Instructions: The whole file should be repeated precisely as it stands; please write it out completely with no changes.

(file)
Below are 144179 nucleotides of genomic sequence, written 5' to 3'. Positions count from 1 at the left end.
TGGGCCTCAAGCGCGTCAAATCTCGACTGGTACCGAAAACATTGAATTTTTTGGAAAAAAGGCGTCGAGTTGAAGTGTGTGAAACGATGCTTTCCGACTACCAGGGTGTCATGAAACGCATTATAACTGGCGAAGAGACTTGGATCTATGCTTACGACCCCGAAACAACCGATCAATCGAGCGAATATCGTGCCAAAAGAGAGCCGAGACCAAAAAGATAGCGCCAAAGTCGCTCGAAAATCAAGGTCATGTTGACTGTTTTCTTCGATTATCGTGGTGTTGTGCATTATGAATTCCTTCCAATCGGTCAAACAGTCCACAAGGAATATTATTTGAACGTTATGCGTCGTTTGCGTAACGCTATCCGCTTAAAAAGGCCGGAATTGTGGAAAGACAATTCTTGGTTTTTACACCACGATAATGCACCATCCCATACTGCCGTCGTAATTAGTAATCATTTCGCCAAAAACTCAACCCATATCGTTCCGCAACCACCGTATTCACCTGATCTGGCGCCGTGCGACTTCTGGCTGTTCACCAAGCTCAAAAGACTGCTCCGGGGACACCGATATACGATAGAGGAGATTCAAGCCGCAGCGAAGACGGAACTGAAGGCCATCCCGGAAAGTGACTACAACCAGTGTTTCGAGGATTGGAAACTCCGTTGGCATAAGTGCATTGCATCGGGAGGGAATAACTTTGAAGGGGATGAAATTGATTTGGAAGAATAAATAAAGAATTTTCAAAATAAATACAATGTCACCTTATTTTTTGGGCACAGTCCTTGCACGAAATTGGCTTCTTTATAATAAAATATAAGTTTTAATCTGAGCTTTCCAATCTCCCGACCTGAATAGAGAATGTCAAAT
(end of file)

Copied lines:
Below are 144179 nucleotides of genomic sequence, written 5' to 3'. Positions count from 1 at the left end.
TGGGCCTCAAGCGCGTCAAATCTCGACTGGTACCGAAAACATTGAATTTTTTGGAAAAAAGGCGTCGAGTTGAAGTGTGTGAAACGATGCTTTCCGACTACCAGGGTGTCATGAAACGCATTATAACTGGCGAAGAGACTTGGATCTATGCTTACGACCCCGAAACAACCGATCAATCGAGCGAATATCGTGCCAAAAGAGAGCCGAGACCAAAAAGATAGCGCCAAAGTCGCTCGAAAATCAAGGTCATGTTGACTGTTTTCTTCGATTATCGTGGTGTTGTGCATTATGAATTCCTTCCAATCGGTCAAACAGTCCACAAGGAATATTATTTGAACGTTATGCGTCGTTTGCGTAACGCTATCCGCTTAAAAAGGCCGGAATTGTGGAAAGACAATTCTTGGTTTTTACACCACGATAATGCACCATCCCATACTGCCGTCGTAATTAGTAATCATTTCGCCAAAAACTCAACCCATATCGTTCCGCAACCACCGTATTCACCTGATCTGGCGCCGTGCGACTTCTGGCTGTTCACCAAGCTCAAAAGACTGCTCCGGGGACACCGATATACGATAGAGGAGATTCAAGCCGCAGCGAAGACGGAACTGAAGGCCATCCCGGAAAGTGACTACAACCAGTGTTTCGAGGATTGGAAACTCCGTTGGCATAAGTGCATTGCATCGGGAGGGAATAACTTTGAAGGGGATGAAATTGATTTGGAAGAATAAATAAAGAATTTTCAAAATAAATACAATGTCACCTTATTTTTTGGGCACAGTCCTTGCACGAAATTGGCTTCTTTATAATAAAATATAAGTTTTAATCTGAGCTTTCCAATCTCCCGACCTGAATAGAGAATGTCAAAT